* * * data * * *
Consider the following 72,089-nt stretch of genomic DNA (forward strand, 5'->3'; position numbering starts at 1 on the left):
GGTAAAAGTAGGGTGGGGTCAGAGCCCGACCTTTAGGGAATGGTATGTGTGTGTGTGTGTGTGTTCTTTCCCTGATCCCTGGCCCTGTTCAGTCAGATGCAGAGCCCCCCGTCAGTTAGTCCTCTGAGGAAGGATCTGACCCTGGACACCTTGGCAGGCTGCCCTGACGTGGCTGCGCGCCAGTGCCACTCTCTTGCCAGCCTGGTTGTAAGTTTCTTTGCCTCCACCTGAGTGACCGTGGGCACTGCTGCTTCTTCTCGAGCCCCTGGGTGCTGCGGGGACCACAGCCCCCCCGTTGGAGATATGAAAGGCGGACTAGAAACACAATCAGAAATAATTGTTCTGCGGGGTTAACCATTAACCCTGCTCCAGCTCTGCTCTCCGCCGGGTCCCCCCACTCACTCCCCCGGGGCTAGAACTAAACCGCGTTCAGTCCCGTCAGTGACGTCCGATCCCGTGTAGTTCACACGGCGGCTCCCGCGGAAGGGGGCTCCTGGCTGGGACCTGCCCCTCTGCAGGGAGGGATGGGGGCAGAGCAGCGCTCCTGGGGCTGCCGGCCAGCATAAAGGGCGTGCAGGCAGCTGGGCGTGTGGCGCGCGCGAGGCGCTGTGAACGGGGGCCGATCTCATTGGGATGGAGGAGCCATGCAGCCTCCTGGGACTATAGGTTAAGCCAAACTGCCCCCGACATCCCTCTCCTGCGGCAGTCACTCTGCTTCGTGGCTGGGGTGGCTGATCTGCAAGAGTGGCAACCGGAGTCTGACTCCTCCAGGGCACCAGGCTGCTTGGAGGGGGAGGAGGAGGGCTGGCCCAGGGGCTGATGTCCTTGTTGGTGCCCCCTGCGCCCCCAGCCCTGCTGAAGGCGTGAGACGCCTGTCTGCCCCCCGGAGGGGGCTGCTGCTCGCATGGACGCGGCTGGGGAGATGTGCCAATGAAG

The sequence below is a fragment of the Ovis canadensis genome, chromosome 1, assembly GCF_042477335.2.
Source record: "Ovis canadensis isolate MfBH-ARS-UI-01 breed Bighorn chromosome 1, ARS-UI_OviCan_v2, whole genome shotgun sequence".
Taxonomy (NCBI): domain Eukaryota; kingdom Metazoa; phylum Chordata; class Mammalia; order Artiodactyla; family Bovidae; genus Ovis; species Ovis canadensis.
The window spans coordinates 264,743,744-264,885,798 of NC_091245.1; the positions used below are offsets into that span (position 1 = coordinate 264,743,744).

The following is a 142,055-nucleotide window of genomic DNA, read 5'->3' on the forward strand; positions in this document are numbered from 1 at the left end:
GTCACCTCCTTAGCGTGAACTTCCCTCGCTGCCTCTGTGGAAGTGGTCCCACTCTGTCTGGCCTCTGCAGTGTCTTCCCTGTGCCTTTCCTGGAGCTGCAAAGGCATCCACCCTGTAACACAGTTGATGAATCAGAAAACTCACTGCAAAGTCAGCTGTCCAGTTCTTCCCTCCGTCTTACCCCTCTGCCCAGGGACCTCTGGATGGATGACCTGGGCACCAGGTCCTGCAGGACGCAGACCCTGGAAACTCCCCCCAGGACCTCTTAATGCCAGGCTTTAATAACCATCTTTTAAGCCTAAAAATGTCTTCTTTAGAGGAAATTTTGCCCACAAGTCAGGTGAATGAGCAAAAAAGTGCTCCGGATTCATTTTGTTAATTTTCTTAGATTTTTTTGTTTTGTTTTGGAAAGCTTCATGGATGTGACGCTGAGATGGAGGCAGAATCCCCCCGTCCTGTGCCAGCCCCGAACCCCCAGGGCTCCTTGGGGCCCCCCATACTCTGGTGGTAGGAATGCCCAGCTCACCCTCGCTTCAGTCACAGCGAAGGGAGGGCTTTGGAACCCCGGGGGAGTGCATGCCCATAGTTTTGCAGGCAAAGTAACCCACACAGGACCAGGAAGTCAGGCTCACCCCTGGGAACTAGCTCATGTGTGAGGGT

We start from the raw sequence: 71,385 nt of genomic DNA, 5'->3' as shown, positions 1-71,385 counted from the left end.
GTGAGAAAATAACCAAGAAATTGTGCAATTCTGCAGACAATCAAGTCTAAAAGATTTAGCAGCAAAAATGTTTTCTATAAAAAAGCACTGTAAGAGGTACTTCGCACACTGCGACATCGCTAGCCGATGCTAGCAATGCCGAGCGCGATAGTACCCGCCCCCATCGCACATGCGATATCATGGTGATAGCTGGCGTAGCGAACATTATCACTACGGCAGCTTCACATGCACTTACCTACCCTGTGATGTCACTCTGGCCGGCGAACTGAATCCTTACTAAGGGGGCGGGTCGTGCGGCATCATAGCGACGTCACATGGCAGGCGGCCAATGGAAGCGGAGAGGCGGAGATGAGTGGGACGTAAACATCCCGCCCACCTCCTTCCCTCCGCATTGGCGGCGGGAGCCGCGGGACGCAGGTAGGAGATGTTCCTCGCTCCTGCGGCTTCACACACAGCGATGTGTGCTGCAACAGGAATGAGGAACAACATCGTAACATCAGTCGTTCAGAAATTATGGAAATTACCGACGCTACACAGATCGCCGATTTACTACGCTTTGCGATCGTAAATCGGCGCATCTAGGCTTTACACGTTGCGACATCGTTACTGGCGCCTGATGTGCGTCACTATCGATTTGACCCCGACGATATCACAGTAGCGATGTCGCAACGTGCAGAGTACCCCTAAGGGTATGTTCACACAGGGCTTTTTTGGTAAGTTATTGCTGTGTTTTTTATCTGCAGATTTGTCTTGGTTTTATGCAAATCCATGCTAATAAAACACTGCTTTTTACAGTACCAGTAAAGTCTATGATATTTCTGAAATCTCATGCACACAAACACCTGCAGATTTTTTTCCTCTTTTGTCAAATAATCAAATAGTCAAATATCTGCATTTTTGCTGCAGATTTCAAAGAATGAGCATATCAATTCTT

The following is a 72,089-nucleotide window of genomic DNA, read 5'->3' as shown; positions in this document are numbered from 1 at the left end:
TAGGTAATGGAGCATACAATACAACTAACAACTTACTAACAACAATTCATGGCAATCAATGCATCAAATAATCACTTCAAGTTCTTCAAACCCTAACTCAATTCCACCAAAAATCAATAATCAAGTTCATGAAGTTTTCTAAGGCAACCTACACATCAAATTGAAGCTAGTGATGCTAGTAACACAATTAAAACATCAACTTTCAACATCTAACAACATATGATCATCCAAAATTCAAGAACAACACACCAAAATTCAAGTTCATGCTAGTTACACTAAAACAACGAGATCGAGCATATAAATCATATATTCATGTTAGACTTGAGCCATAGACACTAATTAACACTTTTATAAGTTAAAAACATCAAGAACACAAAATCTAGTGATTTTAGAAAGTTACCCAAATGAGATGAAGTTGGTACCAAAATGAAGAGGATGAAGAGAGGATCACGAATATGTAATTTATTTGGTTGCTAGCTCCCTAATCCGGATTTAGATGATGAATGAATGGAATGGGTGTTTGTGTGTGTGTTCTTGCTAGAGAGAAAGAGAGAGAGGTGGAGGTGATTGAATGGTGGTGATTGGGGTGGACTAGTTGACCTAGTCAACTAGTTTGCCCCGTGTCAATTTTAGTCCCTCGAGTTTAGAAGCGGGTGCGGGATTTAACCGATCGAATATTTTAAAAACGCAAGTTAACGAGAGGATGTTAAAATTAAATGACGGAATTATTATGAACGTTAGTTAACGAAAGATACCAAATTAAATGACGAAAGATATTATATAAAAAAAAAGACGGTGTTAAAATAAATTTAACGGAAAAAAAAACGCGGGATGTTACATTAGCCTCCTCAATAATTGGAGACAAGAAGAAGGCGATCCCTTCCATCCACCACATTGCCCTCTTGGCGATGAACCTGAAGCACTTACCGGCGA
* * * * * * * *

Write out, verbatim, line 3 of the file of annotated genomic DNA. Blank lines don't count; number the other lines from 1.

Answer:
The sequence below is a fragment of the Ovis canadensis genome, chromosome 1, assembly GCF_042477335.2.